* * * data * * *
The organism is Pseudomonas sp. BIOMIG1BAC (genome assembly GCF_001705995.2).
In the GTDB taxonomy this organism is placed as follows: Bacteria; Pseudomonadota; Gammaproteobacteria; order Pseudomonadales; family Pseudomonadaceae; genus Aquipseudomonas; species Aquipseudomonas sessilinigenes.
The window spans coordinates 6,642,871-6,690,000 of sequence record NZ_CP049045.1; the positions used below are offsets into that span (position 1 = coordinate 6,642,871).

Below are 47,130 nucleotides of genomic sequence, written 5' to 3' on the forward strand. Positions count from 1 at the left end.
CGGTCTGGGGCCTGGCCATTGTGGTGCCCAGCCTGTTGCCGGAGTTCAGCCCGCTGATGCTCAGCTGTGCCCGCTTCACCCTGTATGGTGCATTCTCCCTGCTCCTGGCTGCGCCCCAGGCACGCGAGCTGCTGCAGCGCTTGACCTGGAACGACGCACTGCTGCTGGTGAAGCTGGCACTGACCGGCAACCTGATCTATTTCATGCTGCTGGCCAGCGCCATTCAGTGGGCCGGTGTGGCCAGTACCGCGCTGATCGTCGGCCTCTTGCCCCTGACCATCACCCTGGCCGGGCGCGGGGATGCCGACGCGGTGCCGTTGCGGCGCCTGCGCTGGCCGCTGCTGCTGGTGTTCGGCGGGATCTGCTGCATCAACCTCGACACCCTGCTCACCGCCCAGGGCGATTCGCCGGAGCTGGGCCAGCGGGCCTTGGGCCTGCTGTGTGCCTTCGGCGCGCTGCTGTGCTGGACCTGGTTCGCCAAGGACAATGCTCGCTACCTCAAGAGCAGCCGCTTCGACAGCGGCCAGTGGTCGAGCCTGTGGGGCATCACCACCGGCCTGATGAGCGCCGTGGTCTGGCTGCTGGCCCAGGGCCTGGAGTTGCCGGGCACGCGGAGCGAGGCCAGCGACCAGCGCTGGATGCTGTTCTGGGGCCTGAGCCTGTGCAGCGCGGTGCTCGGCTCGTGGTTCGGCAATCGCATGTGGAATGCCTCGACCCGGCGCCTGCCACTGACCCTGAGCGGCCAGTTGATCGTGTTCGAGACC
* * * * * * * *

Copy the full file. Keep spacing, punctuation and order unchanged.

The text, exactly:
The organism is Pseudomonas sp. BIOMIG1BAC (genome assembly GCF_001705995.2).
In the GTDB taxonomy this organism is placed as follows: Bacteria; Pseudomonadota; Gammaproteobacteria; order Pseudomonadales; family Pseudomonadaceae; genus Aquipseudomonas; species Aquipseudomonas sessilinigenes.
The window spans coordinates 6,642,871-6,690,000 of sequence record NZ_CP049045.1; the positions used below are offsets into that span (position 1 = coordinate 6,642,871).

Below are 47,130 nucleotides of genomic sequence, written 5' to 3' on the forward strand. Positions count from 1 at the left end.
CGGTCTGGGGCCTGGCCATTGTGGTGCCCAGCCTGTTGCCGGAGTTCAGCCCGCTGATGCTCAGCTGTGCCCGCTTCACCCTGTATGGTGCATTCTCCCTGCTCCTGGCTGCGCCCCAGGCACGCGAGCTGCTGCAGCGCTTGACCTGGAACGACGCACTGCTGCTGGTGAAGCTGGCACTGACCGGCAACCTGATCTATTTCATGCTGCTGGCCAGCGCCATTCAGTGGGCCGGTGTGGCCAGTACCGCGCTGATCGTCGGCCTCTTGCCCCTGACCATCACCCTGGCCGGGCGCGGGGATGCCGACGCGGTGCCGTTGCGGCGCCTGCGCTGGCCGCTGCTGCTGGTGTTCGGCGGGATCTGCTGCATCAACCTCGACACCCTGCTCACCGCCCAGGGCGATTCGCCGGAGCTGGGCCAGCGGGCCTTGGGCCTGCTGTGTGCCTTCGGCGCGCTGCTGTGCTGGACCTGGTTCGCCAAGGACAATGCTCGCTACCTCAAGAGCAGCCGCTTCGACAGCGGCCAGTGGTCGAGCCTGTGGGGCATCACCACCGGCCTGATGAGCGCCGTGGTCTGGCTGCTGGCCCAGGGCCTGGAGTTGCCGGGCACGCGGAGCGAGGCCAGCGACCAGCGCTGGATGCTGTTCTGGGGCCTGAGCCTGTGCAGCGCGGTGCTCGGCTCGTGGTTCGGCAATCGCATGTGGAATGCCTCGACCCGGCGCCTGCCACTGACCCTGAGCGGCCAGTTGATCGTGTTCGAGACC